I had my first day of classes today, and it was a rough one. My first class was at 8:30. . . it seems a lot earlier when you consider I needed to be at the bus stop around 7:45 to guarantee punctuality. It's a twenty minute bus ride (or more?) and a ten minute walk, but it can be 15 minutes between buses.
Anyway, that first class was Spanish/English Translation Strategies, and it was a pretty good class. It wasn't anything I couldn't handle, but I wasn't too into it. Plus, I just really wanted to take a couple of different classes. So when that was over around 10:30, I headed into the office to change my schedule.
I am now enrolled in Contemporary Spanish Theater, the required Spanish grammar class, Creative Writing, Ceramics, Theater and Performance Workshop, and El Greco, Velazquez, and Goya in the Prado Museum. It's basically my dream schedule, but it's also 6 classes (not normal) and 19 credit hours (the max). I feel like dropping Translation (a tough class) in favor of both Creative Writing and Contemporary Theater (fun classes) is a fair trade, and I don't want anyone telling me otherwise. Plus, not only is mine a tough courseload hours-wise, it's also going to be pretty time-consuming. On Tuesdays, for instance, I'll be arriving at the IES Center at 9 in the morning and I won't have a break until about 3:45, when I'll go grab lunch somewhere (I really love this little sandwich place called Rodilla), but my Prado class will be meeting (at the Prado, naturally) from 5 to 6:30, so I can't be late for that. But I think I'm going to like being busy all the time, especially because all of my classes are on subjects that I really enjoy.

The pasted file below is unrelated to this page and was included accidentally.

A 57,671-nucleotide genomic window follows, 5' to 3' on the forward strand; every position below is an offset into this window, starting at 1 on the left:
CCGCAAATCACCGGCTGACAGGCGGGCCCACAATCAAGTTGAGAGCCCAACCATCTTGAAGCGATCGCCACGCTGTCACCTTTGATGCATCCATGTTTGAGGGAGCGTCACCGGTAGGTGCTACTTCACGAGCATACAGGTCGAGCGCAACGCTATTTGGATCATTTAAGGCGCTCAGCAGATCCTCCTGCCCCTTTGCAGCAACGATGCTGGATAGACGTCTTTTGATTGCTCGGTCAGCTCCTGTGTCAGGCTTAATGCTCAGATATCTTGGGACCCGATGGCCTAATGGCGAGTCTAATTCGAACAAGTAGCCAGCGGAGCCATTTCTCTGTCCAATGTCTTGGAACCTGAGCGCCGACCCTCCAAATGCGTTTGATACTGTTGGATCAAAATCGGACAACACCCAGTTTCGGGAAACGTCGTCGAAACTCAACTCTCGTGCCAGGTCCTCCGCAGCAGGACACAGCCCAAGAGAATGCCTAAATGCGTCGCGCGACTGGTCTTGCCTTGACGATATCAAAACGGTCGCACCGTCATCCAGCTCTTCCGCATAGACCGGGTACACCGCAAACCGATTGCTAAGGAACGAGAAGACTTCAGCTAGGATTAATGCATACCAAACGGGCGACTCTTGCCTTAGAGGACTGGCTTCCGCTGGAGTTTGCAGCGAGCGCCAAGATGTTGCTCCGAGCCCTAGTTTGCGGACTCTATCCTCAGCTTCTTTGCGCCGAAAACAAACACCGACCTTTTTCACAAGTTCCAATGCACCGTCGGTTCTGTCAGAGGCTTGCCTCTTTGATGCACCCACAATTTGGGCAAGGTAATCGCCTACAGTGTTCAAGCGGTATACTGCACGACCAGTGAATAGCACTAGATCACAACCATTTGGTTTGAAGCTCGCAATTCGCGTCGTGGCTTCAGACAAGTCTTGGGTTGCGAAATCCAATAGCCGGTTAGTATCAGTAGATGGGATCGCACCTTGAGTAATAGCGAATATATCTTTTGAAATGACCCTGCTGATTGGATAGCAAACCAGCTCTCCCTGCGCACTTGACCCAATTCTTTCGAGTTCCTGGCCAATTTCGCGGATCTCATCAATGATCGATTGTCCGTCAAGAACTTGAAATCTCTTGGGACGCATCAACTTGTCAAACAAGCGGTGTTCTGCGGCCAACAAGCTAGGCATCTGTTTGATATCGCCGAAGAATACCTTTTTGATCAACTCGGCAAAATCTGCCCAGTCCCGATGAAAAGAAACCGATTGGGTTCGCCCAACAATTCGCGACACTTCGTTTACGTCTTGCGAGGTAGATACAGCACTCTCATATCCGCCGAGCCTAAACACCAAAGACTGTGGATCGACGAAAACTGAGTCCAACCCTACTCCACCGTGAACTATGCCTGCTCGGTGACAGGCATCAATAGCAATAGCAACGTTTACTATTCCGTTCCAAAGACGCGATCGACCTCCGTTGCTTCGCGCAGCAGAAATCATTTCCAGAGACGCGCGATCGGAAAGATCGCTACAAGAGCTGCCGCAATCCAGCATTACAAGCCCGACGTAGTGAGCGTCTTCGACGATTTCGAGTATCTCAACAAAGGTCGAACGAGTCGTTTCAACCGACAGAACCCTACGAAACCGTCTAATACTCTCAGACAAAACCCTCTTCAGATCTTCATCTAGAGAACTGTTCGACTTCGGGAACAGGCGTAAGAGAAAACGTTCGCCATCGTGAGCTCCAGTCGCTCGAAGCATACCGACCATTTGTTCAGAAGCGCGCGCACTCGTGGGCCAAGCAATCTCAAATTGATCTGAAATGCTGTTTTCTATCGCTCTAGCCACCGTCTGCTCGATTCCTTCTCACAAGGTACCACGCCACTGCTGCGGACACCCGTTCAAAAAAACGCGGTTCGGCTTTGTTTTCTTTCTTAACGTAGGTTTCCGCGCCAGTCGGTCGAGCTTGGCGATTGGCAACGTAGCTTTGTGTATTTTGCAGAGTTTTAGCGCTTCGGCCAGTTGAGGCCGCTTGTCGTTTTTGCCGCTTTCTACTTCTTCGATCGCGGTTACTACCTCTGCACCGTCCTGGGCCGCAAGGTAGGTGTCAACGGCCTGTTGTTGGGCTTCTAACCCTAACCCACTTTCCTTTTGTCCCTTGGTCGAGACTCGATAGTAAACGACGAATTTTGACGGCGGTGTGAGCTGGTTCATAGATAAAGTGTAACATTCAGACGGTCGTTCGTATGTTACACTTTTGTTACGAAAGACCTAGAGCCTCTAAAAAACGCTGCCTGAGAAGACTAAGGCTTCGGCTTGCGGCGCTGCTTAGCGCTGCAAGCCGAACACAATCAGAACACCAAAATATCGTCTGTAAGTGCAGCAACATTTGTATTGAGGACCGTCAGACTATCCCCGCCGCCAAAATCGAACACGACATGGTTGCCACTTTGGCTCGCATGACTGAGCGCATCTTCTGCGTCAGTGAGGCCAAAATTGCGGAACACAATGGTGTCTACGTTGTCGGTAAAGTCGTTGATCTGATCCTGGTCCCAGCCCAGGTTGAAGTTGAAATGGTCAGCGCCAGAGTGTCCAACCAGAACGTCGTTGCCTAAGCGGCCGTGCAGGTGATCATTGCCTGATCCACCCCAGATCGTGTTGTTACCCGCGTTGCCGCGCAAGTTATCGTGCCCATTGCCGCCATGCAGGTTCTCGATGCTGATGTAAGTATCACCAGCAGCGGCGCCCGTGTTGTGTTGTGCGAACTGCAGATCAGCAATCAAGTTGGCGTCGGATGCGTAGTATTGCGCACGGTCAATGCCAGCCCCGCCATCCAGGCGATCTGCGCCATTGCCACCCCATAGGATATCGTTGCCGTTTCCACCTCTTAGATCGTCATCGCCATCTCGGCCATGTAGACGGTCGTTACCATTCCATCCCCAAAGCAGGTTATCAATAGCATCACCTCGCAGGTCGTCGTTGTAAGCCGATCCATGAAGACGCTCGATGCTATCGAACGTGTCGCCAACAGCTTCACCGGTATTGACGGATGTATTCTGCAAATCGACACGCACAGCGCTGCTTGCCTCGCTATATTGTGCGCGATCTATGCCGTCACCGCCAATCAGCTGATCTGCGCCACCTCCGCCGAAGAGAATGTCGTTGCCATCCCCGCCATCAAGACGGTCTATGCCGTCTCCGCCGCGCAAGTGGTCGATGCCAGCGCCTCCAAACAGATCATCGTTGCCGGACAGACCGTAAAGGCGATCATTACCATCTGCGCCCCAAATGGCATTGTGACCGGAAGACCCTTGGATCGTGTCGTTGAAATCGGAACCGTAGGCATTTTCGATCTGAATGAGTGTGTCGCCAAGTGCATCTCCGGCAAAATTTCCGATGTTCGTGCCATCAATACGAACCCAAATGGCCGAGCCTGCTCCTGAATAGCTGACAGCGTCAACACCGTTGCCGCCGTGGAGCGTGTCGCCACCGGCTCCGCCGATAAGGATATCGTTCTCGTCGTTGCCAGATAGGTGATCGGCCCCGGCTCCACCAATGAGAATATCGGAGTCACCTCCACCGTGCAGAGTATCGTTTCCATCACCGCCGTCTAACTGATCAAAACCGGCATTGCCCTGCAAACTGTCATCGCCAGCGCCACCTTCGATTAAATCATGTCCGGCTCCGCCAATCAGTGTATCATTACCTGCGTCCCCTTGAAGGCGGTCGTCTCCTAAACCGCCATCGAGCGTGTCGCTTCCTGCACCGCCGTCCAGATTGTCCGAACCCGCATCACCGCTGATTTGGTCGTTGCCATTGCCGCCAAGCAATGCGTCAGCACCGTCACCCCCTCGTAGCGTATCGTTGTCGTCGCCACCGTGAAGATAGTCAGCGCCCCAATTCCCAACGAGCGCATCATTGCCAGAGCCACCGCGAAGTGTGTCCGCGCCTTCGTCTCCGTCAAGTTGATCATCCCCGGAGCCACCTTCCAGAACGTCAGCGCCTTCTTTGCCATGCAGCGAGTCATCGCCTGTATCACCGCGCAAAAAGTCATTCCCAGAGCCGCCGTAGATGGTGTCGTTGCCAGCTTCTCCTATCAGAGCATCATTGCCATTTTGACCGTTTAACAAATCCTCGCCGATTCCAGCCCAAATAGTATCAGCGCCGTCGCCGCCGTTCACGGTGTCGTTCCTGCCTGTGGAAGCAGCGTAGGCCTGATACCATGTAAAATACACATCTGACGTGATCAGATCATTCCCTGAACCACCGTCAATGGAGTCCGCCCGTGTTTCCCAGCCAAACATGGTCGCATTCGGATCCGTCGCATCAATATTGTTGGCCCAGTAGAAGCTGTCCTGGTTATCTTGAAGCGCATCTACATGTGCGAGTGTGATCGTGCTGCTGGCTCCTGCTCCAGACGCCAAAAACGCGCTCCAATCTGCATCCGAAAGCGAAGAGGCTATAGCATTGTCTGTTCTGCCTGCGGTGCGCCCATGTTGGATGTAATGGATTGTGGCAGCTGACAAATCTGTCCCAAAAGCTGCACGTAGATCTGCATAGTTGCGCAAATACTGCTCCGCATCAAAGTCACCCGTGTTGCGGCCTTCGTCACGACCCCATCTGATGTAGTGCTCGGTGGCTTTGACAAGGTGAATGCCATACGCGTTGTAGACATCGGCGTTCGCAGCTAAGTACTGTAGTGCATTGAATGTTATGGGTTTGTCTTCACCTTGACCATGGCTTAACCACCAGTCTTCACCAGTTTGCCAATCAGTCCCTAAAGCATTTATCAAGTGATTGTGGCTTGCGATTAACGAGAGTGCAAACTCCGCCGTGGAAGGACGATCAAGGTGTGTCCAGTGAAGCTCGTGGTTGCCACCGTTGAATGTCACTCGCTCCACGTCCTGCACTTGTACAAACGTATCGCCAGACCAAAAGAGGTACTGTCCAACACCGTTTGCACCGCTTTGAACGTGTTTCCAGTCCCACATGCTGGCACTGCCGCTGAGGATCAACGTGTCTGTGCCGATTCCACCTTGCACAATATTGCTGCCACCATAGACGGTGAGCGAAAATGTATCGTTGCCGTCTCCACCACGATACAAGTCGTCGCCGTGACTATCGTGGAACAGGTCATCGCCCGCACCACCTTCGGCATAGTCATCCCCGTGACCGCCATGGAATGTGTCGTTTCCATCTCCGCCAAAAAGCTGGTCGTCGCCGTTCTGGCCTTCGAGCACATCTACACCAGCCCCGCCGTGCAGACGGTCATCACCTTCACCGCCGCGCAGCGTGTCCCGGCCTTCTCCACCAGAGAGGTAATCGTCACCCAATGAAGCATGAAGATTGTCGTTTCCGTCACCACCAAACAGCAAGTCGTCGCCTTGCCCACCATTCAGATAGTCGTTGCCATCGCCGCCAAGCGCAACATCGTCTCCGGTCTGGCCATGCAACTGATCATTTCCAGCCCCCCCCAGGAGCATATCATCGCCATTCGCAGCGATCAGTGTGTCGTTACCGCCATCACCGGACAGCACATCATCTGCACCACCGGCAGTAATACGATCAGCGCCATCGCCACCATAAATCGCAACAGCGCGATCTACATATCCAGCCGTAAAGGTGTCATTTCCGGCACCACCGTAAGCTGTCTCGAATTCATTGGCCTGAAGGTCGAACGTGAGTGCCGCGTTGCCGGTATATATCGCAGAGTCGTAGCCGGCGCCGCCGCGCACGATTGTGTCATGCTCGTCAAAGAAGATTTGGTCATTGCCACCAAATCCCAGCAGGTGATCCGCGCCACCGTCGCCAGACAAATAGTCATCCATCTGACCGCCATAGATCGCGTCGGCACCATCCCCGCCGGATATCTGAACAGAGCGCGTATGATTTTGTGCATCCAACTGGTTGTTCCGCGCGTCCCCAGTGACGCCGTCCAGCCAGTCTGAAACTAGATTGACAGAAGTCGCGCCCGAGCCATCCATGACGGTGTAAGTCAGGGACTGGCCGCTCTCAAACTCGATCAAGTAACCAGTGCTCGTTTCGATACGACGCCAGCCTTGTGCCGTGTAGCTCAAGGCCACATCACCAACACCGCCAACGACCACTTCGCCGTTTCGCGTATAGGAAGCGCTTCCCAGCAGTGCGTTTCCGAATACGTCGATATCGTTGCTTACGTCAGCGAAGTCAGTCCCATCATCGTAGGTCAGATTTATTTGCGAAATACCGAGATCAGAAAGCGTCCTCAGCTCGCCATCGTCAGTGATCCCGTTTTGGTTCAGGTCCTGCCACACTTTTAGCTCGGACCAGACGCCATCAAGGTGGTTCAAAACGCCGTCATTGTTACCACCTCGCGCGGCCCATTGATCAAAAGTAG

Ceramics, for instance- that class was great today! The walk was a little ridiculous- our guide took us around the Parque del Oueste instead of through it, in case we have to walk alone (which will literally never happen, because we will all be at the IES Center right before that for our required grammar class)- and it took 40 minutes! But once we arrived, the instructors set us right to work glazing already-made plates, and then we fired them, raku-style! [Raku is a Japanese ceramic technique that involves putting the pieces in fire pits!] Somehow, they managed to fire them in about 2 hours, and during those two hours, we made pinch pots- pretty much the starting point of any ceramics class. There are only two of us in the class with prior ceramics experience, so I feel pretty good about. I was really surprised that we actually started making things on our very first day.
In a totally unrelated story. . . Mom, I've already got your Christmas present! (Just kidding. . . this one's got Gracie's name all over it.]
So tomorrow's Spanish, Creative Writing, and the Prado class (again). We also find out what level of Spanish we tested into. I'm not too worried about that: if I did well, I get to be a high-level, impressive-sounding class; if I did poorly, I can coast through it. Woo hoo!